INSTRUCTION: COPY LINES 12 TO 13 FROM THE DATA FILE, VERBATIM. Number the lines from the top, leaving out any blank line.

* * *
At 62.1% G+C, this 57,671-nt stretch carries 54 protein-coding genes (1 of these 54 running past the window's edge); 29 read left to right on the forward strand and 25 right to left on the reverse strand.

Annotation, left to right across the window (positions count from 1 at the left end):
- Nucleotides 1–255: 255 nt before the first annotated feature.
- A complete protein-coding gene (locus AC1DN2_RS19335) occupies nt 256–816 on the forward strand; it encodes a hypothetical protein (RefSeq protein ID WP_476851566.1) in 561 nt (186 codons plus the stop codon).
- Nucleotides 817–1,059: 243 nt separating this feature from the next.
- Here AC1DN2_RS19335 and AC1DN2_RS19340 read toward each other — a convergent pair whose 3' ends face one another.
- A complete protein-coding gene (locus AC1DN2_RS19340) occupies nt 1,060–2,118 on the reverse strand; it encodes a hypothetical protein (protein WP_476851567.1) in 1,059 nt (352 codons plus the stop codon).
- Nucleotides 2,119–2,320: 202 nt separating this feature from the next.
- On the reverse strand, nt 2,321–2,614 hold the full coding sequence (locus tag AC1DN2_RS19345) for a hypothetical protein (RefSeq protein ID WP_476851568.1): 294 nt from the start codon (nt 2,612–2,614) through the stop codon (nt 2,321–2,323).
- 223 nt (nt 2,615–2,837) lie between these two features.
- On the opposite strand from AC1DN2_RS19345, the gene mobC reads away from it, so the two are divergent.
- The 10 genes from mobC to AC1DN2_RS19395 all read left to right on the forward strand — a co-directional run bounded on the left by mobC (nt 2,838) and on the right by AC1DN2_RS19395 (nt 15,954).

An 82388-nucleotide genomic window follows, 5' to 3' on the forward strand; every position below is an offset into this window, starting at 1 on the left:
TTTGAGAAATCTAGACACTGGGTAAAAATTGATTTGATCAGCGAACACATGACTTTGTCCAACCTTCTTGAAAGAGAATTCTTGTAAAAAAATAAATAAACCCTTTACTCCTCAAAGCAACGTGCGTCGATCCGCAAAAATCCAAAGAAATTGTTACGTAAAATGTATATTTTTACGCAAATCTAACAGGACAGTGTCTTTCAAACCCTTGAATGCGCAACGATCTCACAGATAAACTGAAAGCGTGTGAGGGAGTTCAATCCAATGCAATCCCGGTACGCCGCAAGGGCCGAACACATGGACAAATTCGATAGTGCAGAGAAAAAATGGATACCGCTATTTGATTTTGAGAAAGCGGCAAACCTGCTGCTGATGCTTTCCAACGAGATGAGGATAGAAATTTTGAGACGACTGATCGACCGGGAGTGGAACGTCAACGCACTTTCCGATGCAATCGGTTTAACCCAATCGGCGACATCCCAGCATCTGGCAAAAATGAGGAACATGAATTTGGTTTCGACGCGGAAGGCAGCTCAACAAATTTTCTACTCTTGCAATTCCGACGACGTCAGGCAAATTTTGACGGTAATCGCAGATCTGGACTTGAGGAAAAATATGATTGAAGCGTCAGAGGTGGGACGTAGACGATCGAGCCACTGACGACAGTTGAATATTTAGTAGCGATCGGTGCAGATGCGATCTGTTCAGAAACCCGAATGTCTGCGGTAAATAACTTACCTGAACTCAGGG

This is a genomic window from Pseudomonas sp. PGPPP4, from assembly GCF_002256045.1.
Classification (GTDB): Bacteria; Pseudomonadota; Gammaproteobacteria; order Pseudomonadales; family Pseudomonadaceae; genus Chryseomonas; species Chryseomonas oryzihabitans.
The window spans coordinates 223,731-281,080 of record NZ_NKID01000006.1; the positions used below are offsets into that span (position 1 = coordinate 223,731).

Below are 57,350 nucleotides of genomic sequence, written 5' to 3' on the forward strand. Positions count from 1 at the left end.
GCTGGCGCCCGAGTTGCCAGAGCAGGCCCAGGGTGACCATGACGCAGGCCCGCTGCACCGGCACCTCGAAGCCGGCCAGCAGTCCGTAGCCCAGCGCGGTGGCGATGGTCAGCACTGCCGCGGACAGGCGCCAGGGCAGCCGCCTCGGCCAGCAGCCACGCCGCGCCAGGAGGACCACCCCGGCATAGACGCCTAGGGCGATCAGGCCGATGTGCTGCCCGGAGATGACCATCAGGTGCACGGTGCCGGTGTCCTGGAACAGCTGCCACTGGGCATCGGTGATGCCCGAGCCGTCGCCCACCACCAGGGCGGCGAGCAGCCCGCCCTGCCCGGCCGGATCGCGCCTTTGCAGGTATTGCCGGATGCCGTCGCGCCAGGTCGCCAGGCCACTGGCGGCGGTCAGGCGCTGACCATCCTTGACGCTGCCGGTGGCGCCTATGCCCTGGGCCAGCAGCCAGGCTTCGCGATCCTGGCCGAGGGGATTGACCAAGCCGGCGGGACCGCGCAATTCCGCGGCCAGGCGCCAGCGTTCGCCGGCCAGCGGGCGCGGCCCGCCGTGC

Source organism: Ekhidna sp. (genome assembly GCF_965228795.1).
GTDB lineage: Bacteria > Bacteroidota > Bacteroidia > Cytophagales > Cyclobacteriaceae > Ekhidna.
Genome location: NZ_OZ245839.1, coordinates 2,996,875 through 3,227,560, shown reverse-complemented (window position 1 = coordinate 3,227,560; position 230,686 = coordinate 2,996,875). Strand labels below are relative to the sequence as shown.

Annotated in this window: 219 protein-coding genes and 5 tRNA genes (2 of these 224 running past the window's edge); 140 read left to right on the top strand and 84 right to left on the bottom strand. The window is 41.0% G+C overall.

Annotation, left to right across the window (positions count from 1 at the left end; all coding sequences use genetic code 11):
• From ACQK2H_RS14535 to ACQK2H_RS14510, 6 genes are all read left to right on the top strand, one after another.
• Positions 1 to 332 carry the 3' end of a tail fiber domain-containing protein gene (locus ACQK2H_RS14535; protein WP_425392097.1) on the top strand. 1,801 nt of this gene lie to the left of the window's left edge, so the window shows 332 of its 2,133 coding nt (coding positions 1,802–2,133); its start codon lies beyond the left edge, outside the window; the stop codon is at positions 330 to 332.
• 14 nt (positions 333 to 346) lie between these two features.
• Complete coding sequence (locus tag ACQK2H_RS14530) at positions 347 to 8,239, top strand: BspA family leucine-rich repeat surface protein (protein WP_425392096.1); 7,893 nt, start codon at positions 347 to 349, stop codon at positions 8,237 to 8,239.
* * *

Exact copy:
- The 10 genes from mobC to AC1DN2_RS19395 all read left to right on the forward strand — a co-directional run bounded on the left by mobC (nt 2,838) and on the right by AC1DN2_RS19395 (nt 15,954).

An 82388-nucleotide genomic window follows, 5' to 3' on the forward strand; every position below is an offset into this window, starting at 1 on the left: